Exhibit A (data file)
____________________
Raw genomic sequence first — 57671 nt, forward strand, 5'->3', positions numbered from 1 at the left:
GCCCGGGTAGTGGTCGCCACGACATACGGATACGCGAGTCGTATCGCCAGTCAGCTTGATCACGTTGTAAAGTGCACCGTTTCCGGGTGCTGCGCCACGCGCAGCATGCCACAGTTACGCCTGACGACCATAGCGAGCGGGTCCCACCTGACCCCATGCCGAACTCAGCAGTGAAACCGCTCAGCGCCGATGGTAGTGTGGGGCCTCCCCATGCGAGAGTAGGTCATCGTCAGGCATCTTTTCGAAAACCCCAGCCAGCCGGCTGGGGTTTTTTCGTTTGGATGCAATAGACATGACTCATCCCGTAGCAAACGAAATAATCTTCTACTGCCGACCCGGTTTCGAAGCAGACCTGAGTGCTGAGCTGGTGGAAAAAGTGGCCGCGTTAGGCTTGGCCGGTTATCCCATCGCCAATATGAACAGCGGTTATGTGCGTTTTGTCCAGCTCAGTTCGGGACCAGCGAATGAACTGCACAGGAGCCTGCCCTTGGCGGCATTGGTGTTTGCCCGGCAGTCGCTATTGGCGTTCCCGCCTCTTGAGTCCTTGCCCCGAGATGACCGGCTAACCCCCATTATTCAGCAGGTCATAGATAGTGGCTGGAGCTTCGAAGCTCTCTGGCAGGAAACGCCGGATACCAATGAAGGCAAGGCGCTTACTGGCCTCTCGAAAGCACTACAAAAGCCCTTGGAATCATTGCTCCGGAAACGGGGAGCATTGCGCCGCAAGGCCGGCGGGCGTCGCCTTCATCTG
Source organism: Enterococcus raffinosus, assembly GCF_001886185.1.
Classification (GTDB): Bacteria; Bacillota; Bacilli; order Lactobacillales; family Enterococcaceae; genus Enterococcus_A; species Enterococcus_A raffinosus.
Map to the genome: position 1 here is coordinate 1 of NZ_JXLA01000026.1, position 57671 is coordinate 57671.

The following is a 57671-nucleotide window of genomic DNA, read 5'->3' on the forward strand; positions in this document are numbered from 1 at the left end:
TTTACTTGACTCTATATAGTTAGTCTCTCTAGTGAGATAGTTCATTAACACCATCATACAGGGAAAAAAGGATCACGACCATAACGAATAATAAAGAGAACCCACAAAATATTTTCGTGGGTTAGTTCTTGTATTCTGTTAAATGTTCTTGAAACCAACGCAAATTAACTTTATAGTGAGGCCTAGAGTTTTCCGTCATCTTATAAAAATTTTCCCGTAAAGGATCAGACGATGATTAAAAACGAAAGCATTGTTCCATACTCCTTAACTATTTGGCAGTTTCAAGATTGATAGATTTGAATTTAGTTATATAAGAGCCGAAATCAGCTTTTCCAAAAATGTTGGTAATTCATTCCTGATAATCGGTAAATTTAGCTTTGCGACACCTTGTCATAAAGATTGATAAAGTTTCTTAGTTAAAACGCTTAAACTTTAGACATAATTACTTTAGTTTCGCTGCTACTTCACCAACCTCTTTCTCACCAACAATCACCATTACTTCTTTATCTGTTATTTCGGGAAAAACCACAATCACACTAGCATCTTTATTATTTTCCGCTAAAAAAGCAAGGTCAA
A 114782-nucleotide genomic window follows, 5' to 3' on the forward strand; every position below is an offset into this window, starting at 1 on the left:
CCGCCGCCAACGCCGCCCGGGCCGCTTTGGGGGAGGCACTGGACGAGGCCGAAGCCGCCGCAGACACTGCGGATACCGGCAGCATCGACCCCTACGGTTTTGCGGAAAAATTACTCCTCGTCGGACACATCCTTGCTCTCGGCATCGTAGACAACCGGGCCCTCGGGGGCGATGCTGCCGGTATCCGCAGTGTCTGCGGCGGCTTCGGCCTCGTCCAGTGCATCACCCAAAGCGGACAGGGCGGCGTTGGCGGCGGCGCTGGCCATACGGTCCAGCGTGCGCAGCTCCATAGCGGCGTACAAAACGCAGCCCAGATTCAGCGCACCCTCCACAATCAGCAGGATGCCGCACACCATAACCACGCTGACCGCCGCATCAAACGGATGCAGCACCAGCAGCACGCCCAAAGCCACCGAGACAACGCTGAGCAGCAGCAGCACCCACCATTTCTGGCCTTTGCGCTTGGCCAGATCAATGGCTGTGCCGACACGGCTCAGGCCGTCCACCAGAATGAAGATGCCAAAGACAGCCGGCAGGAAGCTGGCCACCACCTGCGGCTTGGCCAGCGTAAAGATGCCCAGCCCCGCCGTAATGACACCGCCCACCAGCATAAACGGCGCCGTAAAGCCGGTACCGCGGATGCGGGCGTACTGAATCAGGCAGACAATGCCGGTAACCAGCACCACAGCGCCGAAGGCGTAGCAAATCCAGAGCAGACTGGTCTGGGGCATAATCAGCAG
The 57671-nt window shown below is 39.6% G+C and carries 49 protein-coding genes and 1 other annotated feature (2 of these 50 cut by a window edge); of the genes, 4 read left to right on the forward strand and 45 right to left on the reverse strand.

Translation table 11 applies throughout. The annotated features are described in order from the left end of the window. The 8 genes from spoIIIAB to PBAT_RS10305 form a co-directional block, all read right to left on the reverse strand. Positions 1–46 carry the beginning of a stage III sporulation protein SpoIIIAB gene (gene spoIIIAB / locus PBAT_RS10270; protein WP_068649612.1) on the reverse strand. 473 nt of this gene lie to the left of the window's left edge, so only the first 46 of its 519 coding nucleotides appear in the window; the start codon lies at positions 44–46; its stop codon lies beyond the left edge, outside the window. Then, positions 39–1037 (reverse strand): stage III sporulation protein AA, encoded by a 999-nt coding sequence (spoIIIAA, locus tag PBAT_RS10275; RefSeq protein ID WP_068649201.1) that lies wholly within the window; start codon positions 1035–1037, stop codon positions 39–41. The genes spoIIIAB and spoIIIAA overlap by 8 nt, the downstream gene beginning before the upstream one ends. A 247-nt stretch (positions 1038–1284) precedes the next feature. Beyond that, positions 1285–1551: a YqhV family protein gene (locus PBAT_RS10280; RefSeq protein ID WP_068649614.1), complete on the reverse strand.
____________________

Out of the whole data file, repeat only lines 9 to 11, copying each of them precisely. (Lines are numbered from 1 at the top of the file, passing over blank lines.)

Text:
CCGCCGCCAACGCCGCCCGGGCCGCTTTGGGGGAGGCACTGGACGAGGCCGAAGCCGCCGCAGACACTGCGGATACCGGCAGCATCGACCCCTACGGTTTTGCGGAAAAATTACTCCTCGTCGGACACATCCTTGCTCTCGGCATCGTAGACAACCGGGCCCTCGGGGGCGATGCTGCCGGTATCCGCAGTGTCTGCGGCGGCTTCGGCCTCGTCCAGTGCATCACCCAAAGCGGACAGGGCGGCGTTGGCGGCGGCGCTGGCCATACGGTCCAGCGTGCGCAGCTCCATAGCGGCGTACAAAACGCAGCCCAGATTCAGCGCACCCTCCACAATCAGCAGGATGCCGCACACCATAACCACGCTGACCGCCGCATCAAACGGATGCAGCACCAGCAGCACGCCCAAAGCCACCGAGACAACGCTGAGCAGCAGCAGCACCCACCATTTCTGGCCTTTGCGCTTGGCCAGATCAATGGCTGTGCCGACACGGCTCAGGCCGTCCACCAGAATGAAGATGCCAAAGACAGCCGGCAGGAAGCTGGCCACCACCTGCGGCTTGGCCAGCGTAAAGATGCCCAGCCCCGCCGTAATGACACCGCCCACCAGCATAAACGGCGCCGTAAAGCCGGTACCGCGGATGCGGGCGTACTGAATCAGGCAGACAATGCCGGTAACCAGCACCACAGCGCCGAAGGCGTAGCAAATCCAGAGCAGACTGGTCTGGGGCATAATCAGCAG
The 57671-nt window shown below is 39.6% G+C and carries 49 protein-coding genes and 1 other annotated feature (2 of these 50 cut by a window edge); of the genes, 4 read left to right on the forward strand and 45 right to left on the reverse strand.

Translation table 11 applies throughout. The annotated features are described in order from the left end of the window. The 8 genes from spoIIIAB to PBAT_RS10305 form a co-directional block, all read right to left on the reverse strand. Positions 1–46 carry the beginning of a stage III sporulation protein SpoIIIAB gene (gene spoIIIAB / locus PBAT_RS10270; protein WP_068649612.1) on the reverse strand. 473 nt of this gene lie to the left of the window's left edge, so only the first 46 of its 519 coding nucleotides appear in the window; the start codon lies at positions 44–46; its stop codon lies beyond the left edge, outside the window. Then, positions 39–1037 (reverse strand): stage III sporulation protein AA, encoded by a 999-nt coding sequence (spoIIIAA, locus tag PBAT_RS10275; RefSeq protein ID WP_068649201.1) that lies wholly within the window; start codon positions 1035–1037, stop codon positions 39–41. The genes spoIIIAB and spoIIIAA overlap by 8 nt, the downstream gene beginning before the upstream one ends. A 247-nt stretch (positions 1038–1284) precedes the next feature. Beyond that, positions 1285–1551: a YqhV family protein gene (locus PBAT_RS10280; RefSeq protein ID WP_068649614.1), complete on the reverse strand.